Peter Hudis makes clear that as for Marx, the aim of the proletarian revolution was to end the existence of social classes, so for Fanon, the aim of national liberation was not to find a new home for Blackness (a la Negritude), but to abolish the conditions requiring its existence ‘The death of race is indeed the goal of national liberation struggle’ (95). This goal cannot be achieved by ignoring the particularity of racial identity or national demands, but by superceding them. Again, Gordons psycho-existentialist reading of all this as ‘Counselling the Damned’, is less strong. All three authors are, like Fanon, critical of orthodox Marxism, and recognise the need to create a new start (or as Gordon notes, in French, literally to ‘grow new skin’ p. 128) that does not take racism as a kind of ‘minor term’. The struggle for universal human emancipation can only develop in concrete, particular struggles, and not out of abstract identities.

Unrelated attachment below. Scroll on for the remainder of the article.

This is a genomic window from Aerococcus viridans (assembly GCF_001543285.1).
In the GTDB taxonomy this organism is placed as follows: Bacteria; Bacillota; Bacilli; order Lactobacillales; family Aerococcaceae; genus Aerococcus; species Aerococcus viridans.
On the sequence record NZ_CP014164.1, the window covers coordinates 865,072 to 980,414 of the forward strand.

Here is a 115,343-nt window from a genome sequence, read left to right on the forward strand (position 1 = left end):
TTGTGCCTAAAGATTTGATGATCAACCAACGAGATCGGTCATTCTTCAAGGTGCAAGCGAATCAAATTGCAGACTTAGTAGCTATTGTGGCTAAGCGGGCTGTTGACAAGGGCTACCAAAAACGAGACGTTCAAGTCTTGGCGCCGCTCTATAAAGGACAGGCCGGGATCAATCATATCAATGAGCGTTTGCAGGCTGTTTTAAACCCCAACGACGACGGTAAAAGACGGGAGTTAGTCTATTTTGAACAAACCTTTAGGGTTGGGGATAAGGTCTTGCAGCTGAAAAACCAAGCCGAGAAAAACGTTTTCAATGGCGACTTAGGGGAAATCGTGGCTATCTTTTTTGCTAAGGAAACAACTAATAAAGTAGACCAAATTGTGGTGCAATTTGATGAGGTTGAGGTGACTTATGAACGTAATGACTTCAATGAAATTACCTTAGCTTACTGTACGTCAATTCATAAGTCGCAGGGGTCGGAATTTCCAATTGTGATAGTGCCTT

It is Fanon’s defence of armed struggle, reduced to the issue of ‘violence’, that has been the focus of discussion of this last text, but it entered debates on the Left about the role of various classes in liberation struggles and the need for liberation to be seized by the masses. It amounts to a scathing critique of the emergent colonial bourgeoisie that has proved prophetic, argues for reparations as well as the importance of the role of culture in struggle. It concludes with Fanon’s psychiatric case notes, outlining the terrible human cost of the struggle. All these authors seek to make Fanon our contemporary. This means understanding his context as a man of the Left, and recognising, as Hudis sums up, that a movement is Fanonian insofar as it recognises ‘his persistent effort to bring to the surface the quest for a new humanity in the social struggles of his time’ (3), as we need to do for ours.
19 December 2016